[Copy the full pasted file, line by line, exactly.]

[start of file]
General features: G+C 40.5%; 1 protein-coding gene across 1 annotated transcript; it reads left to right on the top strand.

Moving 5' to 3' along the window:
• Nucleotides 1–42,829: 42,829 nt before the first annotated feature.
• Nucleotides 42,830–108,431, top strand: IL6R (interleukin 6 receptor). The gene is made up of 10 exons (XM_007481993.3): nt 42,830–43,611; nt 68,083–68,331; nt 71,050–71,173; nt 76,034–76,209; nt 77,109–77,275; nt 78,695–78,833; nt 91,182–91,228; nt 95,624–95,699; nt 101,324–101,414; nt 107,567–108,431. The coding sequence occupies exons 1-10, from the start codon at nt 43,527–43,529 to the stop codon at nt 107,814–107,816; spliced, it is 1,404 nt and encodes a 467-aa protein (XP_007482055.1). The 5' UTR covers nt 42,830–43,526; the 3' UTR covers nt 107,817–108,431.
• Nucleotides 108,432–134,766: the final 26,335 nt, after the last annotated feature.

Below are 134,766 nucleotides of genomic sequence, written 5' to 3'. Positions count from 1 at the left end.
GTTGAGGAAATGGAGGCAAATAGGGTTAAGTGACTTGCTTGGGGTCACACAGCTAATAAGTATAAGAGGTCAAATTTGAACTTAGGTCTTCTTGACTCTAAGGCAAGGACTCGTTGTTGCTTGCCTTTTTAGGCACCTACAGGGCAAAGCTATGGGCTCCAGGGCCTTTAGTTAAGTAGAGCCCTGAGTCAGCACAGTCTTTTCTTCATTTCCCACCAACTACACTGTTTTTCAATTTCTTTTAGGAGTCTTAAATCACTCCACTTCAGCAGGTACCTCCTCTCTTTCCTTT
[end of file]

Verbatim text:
General features: G+C 40.5%; 1 protein-coding gene across 1 annotated transcript; it reads left to right on the top strand.

Moving 5' to 3' along the window:
• Nucleotides 1–42,829: 42,829 nt before the first annotated feature.
• Nucleotides 42,830–108,431, top strand: IL6R (interleukin 6 receptor). The gene is made up of 10 exons (XM_007481993.3): nt 42,830–43,611; nt 68,083–68,331; nt 71,050–71,173; nt 76,034–76,209; nt 77,109–77,275; nt 78,695–78,833; nt 91,182–91,228; nt 95,624–95,699; nt 101,324–101,414; nt 107,567–108,431. The coding sequence occupies exons 1-10, from the start codon at nt 43,527–43,529 to the stop codon at nt 107,814–107,816; spliced, it is 1,404 nt and encodes a 467-aa protein (XP_007482055.1). The 5' UTR covers nt 42,830–43,526; the 3' UTR covers nt 107,817–108,431.
• Nucleotides 108,432–134,766: the final 26,335 nt, after the last annotated feature.

Below are 134,766 nucleotides of genomic sequence, written 5' to 3'. Positions count from 1 at the left end.
GTTGAGGAAATGGAGGCAAATAGGGTTAAGTGACTTGCTTGGGGTCACACAGCTAATAAGTATAAGAGGTCAAATTTGAACTTAGGTCTTCTTGACTCTAAGGCAAGGACTCGTTGTTGCTTGCCTTTTTAGGCACCTACAGGGCAAAGCTATGGGCTCCAGGGCCTTTAGTTAAGTAGAGCCCTGAGTCAGCACAGTCTTTTCTTCATTTCCCACCAACTACACTGTTTTTCAATTTCTTTTAGGAGTCTTAAATCACTCCACTTCAGCAGGTACCTCCTCTCTTTCCTTT